Dell Drops Manufacturing Focus In Surge For Services - InformationWeek

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IT Leadership // CIO Insights & Innovation
Commentary
5/3/2010
01:03 PM
Bob Evans
Bob Evans
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Dell Drops Manufacturing Focus In Surge For Services

Just how far is Michael Dell willing to go in downplaying hardware and embracing services? "We are changing our business from being manufacturing-based to one that's focused on services and solutions. And no, we're not done."

Just how far is Michael Dell willing to go in downplaying hardware and embracing services? "We are changing our business from being manufacturing-based to one that's focused on services and solutions. And no, we're not done."Here's a summary of the situation facing Dell from a recent Barron's article, headlined The New Dell's Daunting New Challenges:

To address these problems, Michael Dell is taking a tack he long avoided. He is trying to retool a commodity-hardware manufacturer that championed direct sales, mostly in the U.S., and turn it into a full-service, global enterprise-technology concern, replete with high-priced consultants and commission-driven salespeople. Dell is even trying to push its wares through retail outlets and adding smartphones to its product lineup. It isn't just a major change in strategy, but a risky one that requires lots of long-term investment and that diverts Dell from its traditional, simpler position as a pure-play PC and server maker. Just last week, UBS analyst Maynard Um downgraded the shares because he doesn't believe the rising price reflects the conflicts between the PC business and Dell's new initiatives. He thinks the shares are fully priced. Credit Suisse analyst Bill Shope thinks they're overpriced; his target is 12.50, some 23% below recent levels.

The notion that Dell is in step with the broad industry trend of hardware companies adding services capabilities isn't a surprise-that's all part of the natural evolution of this business and was triggered by IBM's moves several years ago and more recently followed by Hewlett-Packard buying EDS, Dell acquiring Perot, and Xerox snapping up ACS.

What is surprising, however, is the depth of Dell's commitment to moving far beyond its manufacturing roots and prowess: "We are changing our business from being manufacturing-based to one that's focused on services and solutions. And no, we're not done."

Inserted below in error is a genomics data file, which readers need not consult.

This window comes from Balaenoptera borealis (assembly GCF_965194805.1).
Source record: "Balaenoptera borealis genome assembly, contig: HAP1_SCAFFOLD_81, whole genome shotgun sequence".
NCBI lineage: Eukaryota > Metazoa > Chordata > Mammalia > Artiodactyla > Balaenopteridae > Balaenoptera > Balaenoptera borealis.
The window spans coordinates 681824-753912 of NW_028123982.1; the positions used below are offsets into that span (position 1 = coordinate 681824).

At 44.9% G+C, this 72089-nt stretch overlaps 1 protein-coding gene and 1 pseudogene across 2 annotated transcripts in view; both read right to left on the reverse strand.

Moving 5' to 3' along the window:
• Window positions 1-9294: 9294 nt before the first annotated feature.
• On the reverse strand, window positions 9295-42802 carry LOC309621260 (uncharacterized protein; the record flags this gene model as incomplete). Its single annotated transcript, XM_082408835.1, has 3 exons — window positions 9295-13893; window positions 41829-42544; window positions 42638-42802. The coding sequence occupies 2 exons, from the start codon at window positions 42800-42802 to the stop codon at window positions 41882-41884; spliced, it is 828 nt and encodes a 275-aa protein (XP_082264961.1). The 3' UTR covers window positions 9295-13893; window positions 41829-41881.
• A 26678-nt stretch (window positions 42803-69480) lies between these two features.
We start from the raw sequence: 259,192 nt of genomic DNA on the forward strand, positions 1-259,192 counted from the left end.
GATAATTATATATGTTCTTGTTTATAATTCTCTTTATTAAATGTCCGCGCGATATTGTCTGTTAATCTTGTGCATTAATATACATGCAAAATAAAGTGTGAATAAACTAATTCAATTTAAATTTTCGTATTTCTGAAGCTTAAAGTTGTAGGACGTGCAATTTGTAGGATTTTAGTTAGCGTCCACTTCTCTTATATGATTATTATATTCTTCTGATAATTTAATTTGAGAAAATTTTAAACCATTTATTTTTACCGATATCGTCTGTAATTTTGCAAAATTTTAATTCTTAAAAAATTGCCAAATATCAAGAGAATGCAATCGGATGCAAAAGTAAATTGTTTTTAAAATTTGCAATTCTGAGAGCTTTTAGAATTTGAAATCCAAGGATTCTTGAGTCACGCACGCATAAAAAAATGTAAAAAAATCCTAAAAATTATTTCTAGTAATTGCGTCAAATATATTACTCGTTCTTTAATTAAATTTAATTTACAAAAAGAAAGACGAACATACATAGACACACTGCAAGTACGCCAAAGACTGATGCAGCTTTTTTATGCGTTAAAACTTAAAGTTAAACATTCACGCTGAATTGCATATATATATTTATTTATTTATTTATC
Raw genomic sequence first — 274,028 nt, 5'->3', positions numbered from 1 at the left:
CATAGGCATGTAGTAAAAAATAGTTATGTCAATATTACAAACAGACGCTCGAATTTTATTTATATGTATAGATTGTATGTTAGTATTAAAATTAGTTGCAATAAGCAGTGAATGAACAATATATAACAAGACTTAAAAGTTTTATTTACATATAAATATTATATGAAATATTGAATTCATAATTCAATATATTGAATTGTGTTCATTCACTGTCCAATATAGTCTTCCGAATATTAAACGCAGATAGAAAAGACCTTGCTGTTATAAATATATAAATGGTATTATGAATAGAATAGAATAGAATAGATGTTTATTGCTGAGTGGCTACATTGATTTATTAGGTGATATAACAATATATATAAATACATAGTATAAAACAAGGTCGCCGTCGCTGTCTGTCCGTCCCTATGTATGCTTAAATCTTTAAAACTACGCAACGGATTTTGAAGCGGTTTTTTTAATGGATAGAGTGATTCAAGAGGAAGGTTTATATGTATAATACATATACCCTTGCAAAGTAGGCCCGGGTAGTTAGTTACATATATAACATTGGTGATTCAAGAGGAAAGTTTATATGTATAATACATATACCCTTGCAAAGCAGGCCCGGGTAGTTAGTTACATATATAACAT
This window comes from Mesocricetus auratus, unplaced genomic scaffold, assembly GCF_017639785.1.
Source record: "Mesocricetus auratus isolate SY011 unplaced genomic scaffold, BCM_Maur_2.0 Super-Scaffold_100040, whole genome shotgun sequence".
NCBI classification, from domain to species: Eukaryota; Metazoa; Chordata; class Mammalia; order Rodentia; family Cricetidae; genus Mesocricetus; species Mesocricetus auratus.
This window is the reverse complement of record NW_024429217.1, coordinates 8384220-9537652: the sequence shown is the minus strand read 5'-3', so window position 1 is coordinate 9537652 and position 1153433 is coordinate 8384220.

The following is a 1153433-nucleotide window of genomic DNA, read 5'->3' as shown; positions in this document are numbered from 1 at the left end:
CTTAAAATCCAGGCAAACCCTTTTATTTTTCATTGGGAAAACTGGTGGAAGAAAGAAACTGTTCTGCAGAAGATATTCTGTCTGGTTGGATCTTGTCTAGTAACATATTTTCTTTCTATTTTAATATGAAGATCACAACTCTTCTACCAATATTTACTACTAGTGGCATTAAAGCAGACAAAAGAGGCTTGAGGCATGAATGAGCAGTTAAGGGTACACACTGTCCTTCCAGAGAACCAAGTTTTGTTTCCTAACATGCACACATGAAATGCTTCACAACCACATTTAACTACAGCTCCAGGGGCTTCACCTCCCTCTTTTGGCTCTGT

Dell didn't say he's going to rapidly build up and expand the services businesses to complement and enhance its hardware; rather, the hardware and manufacturing expertise that propelled Dell to one of the world's top technology companies is going to be pushed to the background in favor of tech services and broader tech-based solutions.

Consider: Oracle and Dell work closely together in many respects to leverage Oracle's strength in software and Dell's strength in servers and storage. But now Oracle's deeply into hardware and systems with Sun's product line, and Dell says it's going to elevate services and solutions above its longtime emphasis on manufacturing. Does this signal a change in the Oracle-Dell relationship?

On the flip side, Dell has done a spectacular job in locking down huge accounts to provide many tens of thousands of servers for use in the data centers of some of the world's top online companies-so Michael Dell's comment about the waning emphasis on hardware has to be taken with some salt.

Rather, as the Barron's article points out, Dell is moving away from the heavy build-to-order manufacturing process the company pioneered and will instead compete for more of that high-volume data-center business.

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